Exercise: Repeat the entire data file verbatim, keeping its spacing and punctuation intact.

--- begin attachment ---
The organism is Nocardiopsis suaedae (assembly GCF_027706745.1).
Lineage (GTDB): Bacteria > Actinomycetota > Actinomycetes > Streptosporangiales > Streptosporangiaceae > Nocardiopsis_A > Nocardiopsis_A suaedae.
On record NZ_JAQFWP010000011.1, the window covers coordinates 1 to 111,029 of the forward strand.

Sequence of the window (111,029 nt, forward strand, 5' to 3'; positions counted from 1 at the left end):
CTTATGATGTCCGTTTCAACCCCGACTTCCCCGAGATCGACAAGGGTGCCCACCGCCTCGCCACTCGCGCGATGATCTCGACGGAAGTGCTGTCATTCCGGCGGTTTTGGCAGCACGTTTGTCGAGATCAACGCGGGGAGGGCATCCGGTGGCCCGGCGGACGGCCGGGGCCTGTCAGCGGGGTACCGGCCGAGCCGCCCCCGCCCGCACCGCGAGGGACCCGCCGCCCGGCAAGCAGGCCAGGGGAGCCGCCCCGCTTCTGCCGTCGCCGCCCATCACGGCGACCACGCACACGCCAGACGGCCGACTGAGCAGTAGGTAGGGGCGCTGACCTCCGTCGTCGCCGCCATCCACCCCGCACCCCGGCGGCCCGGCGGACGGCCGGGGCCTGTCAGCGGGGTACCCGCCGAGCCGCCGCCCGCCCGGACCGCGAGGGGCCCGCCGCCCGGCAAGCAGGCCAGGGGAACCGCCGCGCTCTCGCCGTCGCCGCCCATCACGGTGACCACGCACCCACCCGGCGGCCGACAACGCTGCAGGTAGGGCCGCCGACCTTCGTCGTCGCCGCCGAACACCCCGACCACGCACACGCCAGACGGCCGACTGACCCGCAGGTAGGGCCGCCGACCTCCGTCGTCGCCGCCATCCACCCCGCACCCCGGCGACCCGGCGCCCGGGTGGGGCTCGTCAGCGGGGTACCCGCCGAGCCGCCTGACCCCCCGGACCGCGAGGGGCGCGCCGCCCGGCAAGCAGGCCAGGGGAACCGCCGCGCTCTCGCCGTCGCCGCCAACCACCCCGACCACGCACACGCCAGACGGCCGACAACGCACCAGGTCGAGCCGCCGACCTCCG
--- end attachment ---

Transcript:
The organism is Nocardiopsis suaedae (assembly GCF_027706745.1).
Lineage (GTDB): Bacteria > Actinomycetota > Actinomycetes > Streptosporangiales > Streptosporangiaceae > Nocardiopsis_A > Nocardiopsis_A suaedae.
On record NZ_JAQFWP010000011.1, the window covers coordinates 1 to 111,029 of the forward strand.

Sequence of the window (111,029 nt, forward strand, 5' to 3'; positions counted from 1 at the left end):
CTTATGATGTCCGTTTCAACCCCGACTTCCCCGAGATCGACAAGGGTGCCCACCGCCTCGCCACTCGCGCGATGATCTCGACGGAAGTGCTGTCATTCCGGCGGTTTTGGCAGCACGTTTGTCGAGATCAACGCGGGGAGGGCATCCGGTGGCCCGGCGGACGGCCGGGGCCTGTCAGCGGGGTACCGGCCGAGCCGCCCCCGCCCGCACCGCGAGGGACCCGCCGCCCGGCAAGCAGGCCAGGGGAGCCGCCCCGCTTCTGCCGTCGCCGCCCATCACGGCGACCACGCACACGCCAGACGGCCGACTGAGCAGTAGGTAGGGGCGCTGACCTCCGTCGTCGCCGCCATCCACCCCGCACCCCGGCGGCCCGGCGGACGGCCGGGGCCTGTCAGCGGGGTACCCGCCGAGCCGCCGCCCGCCCGGACCGCGAGGGGCCCGCCGCCCGGCAAGCAGGCCAGGGGAACCGCCGCGCTCTCGCCGTCGCCGCCCATCACGGTGACCACGCACCCACCCGGCGGCCGACAACGCTGCAGGTAGGGCCGCCGACCTTCGTCGTCGCCGCCGAACACCCCGACCACGCACACGCCAGACGGCCGACTGACCCGCAGGTAGGGCCGCCGACCTCCGTCGTCGCCGCCATCCACCCCGCACCCCGGCGACCCGGCGCCCGGGTGGGGCTCGTCAGCGGGGTACCCGCCGAGCCGCCTGACCCCCCGGACCGCGAGGGGCGCGCCGCCCGGCAAGCAGGCCAGGGGAACCGCCGCGCTCTCGCCGTCGCCGCCAACCACCCCGACCACGCACACGCCAGACGGCCGACAACGCACCAGGTCGAGCCGCCGACCTCCG